CONCLUDING REMARKS

In the information age there is a greater parallel that can be drawn between the networks in which firms are embedded (which facilitate their O advantages) and the networks in which territorial areas are engaged (which enhance their L advantages). Both firms and locations have come to need increased openness and connectivity to enhance their own internal dynamism through a wider array of partnerships and access to a more diverse knowledge base. As knowledge has become increasingly globally dispersed and yet connected, firms need to be able to construct new combinations of knowledge, the progress or success of which may depend at least initially on their capacity to build new forms of relatedness between formerly disparate branches of knowledge by connecting these across space. In turn, this connectivity may depend on firms increasing their degree of insidership in networks in a new domain in which they were previously little embedded. This may become a cumulative process, in that the pioneering of new knowledge connections by firms may begin to make them more attractive partners, and hence accelerate their transition to insider status in the new field of activity. Equally, as discussed earlier, territorial areas require greater linkages with complementary knowledge sources in other places, which linkages may include various elements and a variety of actors, but which include participation in IB networks.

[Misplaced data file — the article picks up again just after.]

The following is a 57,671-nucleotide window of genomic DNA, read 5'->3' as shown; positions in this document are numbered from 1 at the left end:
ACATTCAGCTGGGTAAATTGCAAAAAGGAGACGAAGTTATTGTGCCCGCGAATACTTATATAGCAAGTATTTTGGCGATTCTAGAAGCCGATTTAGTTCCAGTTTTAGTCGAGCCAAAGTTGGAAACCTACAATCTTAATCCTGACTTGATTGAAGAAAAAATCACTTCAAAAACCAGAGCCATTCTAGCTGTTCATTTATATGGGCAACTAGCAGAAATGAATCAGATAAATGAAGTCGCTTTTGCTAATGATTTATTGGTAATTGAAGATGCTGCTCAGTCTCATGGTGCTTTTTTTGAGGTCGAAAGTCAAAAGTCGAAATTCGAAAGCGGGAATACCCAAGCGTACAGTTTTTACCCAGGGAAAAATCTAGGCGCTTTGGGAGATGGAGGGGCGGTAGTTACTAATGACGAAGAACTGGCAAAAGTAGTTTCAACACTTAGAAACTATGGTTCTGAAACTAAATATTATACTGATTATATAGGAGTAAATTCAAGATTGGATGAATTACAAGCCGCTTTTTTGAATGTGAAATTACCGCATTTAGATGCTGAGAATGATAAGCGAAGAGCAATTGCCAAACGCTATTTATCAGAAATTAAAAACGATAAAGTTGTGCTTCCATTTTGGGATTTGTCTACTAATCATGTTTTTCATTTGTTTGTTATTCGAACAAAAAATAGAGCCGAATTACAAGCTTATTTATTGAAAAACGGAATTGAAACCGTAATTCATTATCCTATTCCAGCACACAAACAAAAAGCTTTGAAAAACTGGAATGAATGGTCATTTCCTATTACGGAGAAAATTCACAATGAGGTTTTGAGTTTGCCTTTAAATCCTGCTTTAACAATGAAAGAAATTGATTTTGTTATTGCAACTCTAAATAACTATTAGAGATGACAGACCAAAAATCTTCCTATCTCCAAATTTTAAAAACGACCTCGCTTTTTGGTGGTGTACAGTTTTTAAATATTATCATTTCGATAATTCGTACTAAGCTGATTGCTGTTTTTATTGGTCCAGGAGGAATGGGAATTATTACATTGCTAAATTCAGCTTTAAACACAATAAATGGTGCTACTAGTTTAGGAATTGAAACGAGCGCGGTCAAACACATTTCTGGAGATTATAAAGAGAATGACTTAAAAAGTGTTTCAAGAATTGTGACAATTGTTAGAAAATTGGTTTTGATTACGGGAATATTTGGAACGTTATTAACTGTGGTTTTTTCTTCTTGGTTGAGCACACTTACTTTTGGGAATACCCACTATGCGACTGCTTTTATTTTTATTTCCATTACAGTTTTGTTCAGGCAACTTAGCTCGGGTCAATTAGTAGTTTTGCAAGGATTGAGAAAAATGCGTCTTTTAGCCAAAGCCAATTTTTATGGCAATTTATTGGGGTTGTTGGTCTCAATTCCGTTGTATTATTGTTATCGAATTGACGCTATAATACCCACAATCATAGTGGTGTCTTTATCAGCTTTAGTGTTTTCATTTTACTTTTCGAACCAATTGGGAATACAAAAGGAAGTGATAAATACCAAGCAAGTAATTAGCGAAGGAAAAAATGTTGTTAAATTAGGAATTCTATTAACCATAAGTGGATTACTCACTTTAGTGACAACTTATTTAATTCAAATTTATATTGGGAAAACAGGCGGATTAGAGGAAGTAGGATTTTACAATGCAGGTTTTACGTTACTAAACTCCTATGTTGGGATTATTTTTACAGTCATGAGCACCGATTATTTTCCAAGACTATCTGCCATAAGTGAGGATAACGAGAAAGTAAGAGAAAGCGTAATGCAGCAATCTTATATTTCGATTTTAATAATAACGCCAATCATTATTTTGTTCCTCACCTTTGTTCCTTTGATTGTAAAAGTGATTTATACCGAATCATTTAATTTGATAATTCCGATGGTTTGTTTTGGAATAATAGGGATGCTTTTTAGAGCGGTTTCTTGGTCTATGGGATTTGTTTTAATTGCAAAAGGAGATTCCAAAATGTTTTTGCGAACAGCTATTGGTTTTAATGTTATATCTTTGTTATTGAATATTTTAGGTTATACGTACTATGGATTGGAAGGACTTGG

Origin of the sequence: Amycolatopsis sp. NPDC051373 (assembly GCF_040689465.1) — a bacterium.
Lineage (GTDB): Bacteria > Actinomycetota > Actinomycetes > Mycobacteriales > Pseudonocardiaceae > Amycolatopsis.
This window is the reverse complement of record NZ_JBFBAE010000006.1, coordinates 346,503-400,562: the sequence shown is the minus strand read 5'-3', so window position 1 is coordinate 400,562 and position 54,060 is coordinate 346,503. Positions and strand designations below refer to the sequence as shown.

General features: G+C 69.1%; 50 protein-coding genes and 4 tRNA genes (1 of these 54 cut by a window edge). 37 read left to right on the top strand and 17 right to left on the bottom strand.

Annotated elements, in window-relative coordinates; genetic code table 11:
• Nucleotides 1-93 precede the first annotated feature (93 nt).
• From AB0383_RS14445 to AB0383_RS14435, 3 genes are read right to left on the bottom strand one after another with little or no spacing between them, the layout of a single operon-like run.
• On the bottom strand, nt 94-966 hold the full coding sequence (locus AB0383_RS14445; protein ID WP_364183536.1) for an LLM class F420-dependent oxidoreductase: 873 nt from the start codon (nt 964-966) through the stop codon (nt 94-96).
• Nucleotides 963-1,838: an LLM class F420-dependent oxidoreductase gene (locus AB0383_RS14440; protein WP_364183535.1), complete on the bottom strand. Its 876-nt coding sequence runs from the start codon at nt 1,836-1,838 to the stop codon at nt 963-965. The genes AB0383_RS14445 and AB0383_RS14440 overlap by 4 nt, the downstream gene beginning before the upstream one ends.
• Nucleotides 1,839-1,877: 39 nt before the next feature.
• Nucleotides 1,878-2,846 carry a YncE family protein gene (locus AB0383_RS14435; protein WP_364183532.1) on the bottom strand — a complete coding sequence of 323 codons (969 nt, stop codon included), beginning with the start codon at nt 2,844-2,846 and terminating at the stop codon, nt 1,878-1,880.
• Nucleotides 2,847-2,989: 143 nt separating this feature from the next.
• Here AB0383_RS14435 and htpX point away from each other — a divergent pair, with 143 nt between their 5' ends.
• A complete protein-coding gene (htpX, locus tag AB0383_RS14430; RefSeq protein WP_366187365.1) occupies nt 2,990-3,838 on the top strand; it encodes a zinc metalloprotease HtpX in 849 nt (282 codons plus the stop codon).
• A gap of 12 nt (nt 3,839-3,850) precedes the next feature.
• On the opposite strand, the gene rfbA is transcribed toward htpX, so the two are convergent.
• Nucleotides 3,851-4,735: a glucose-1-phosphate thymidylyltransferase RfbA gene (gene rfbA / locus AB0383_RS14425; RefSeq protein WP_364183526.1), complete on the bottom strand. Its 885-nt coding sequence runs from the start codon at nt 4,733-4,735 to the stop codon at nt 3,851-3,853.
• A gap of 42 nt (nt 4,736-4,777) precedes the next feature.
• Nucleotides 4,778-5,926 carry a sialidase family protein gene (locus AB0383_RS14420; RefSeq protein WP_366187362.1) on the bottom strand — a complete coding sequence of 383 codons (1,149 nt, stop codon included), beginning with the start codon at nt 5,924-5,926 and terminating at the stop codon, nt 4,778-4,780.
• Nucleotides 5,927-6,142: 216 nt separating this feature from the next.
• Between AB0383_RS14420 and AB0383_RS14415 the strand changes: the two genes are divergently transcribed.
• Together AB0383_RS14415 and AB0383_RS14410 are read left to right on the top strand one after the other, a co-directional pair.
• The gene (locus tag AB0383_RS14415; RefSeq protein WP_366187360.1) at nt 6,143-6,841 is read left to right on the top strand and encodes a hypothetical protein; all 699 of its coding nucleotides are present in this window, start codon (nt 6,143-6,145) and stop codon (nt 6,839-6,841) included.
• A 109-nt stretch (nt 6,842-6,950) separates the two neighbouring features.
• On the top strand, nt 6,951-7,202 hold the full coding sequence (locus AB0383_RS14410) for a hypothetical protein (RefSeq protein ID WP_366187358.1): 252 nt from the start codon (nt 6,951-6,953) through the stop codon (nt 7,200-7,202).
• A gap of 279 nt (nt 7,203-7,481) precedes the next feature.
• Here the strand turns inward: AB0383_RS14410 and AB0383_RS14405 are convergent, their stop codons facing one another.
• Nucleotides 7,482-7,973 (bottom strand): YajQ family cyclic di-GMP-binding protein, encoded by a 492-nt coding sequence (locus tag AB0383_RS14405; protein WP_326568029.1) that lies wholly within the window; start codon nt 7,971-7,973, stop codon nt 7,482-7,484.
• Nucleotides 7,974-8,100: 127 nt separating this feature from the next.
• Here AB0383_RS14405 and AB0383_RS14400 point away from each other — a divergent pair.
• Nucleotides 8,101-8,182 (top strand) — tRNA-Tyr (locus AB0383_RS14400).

These network-based associations between O advantages and L advantages can be contrasted with the alternative view usually associated with the different distinction between FSAs and CSAs (country-specific advantages), an approach proposed by Rugman and Verbeke (1992). In the standard interpretation of the FSA–CSA framework, FSAs are considered as available only to the firm by which they are held internally, and at the opposite extreme CSAs are freely available to any firm or agent located in a host country, but inaccessible outside that vicinity (see Hennart, 2009, for one statement of this juxtaposition between FSAs and CSAs). Instead, once we allow for the centrality of the role of business networks in the explanation of both O advantages and L advantages, both kinds of advantages rely on the positioning of firms and locations in networked connections, which regulate their ability to make use of external capabilities. While certain basic kinds of L advantages may be available to any firms located in a host site, for firms to be able to access more complex, socially embedded (and typically more valuable) types of L advantages requires some degree of insidership in the relevant business networks. Some of these networks may be strictly geographically local, as in the classical accounts of the benefits to local innovativeness of embeddedness in a geographic area, but others such as export business networks may reach beyond the location itself, especially to the extent that the relevant industry in the location itself is internationally open and connected (Cantwell & Piscitello, 2015). These benefits of insidership in relevant networks, and conversely the liability of outsidership have also been stressed in the restatement of the Uppsala internationalization process model by Johanson and Vahlne (2009), although they have tended to see insidership as simply being well established in a network, while the structural position that a firm holds in a network may also matter (e.g., whether it has a central or brokerage role).